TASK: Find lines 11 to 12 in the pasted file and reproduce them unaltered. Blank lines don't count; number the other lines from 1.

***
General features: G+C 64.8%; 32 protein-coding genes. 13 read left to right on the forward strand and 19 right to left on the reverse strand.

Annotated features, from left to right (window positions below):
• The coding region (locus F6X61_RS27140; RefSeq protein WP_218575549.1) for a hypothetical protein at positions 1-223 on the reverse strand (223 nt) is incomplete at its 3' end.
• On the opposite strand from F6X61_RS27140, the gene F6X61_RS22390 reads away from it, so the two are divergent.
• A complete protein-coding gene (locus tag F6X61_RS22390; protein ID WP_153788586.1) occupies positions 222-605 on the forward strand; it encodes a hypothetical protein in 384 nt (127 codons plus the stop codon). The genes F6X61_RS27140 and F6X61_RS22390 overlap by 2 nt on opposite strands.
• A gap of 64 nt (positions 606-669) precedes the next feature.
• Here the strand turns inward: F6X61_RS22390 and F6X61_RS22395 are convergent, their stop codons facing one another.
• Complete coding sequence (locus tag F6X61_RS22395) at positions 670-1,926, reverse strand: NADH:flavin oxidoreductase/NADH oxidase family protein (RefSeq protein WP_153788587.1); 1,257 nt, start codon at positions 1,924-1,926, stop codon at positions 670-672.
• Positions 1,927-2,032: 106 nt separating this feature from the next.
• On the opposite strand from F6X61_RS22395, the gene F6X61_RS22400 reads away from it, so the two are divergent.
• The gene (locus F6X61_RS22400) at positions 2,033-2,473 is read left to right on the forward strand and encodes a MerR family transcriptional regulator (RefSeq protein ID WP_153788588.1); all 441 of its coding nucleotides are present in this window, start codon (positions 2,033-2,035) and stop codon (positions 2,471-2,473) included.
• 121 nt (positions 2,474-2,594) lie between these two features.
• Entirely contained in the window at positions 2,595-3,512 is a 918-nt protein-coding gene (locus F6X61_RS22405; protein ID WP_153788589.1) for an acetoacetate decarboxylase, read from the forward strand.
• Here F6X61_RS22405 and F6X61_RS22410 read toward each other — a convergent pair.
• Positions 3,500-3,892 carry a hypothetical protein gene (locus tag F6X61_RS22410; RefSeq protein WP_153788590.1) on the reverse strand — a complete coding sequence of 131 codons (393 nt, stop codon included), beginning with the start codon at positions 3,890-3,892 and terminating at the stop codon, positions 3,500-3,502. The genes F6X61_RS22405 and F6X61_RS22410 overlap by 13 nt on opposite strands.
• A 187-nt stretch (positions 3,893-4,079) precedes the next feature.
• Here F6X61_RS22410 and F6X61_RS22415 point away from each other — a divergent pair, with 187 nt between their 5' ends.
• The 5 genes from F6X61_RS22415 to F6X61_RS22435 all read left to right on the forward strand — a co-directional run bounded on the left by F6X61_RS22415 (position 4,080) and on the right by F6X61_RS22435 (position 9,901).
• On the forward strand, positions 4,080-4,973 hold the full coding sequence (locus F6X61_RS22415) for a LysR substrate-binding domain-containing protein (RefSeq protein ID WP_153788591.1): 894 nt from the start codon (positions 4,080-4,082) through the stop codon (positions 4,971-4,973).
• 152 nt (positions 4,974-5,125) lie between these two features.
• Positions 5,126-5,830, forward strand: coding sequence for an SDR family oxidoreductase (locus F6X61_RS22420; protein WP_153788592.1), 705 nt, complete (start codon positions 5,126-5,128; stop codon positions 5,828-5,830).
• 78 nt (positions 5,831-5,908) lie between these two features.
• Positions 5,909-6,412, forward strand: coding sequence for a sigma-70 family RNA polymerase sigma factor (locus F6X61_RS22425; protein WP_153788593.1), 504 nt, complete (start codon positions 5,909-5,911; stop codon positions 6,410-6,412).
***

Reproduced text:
• The gene (locus F6X61_RS22400) at positions 2,033-2,473 is read left to right on the forward strand and encodes a MerR family transcriptional regulator (RefSeq protein ID WP_153788588.1); all 441 of its coding nucleotides are present in this window, start codon (positions 2,033-2,035) and stop codon (positions 2,471-2,473) included.
• 121 nt (positions 2,474-2,594) lie between these two features.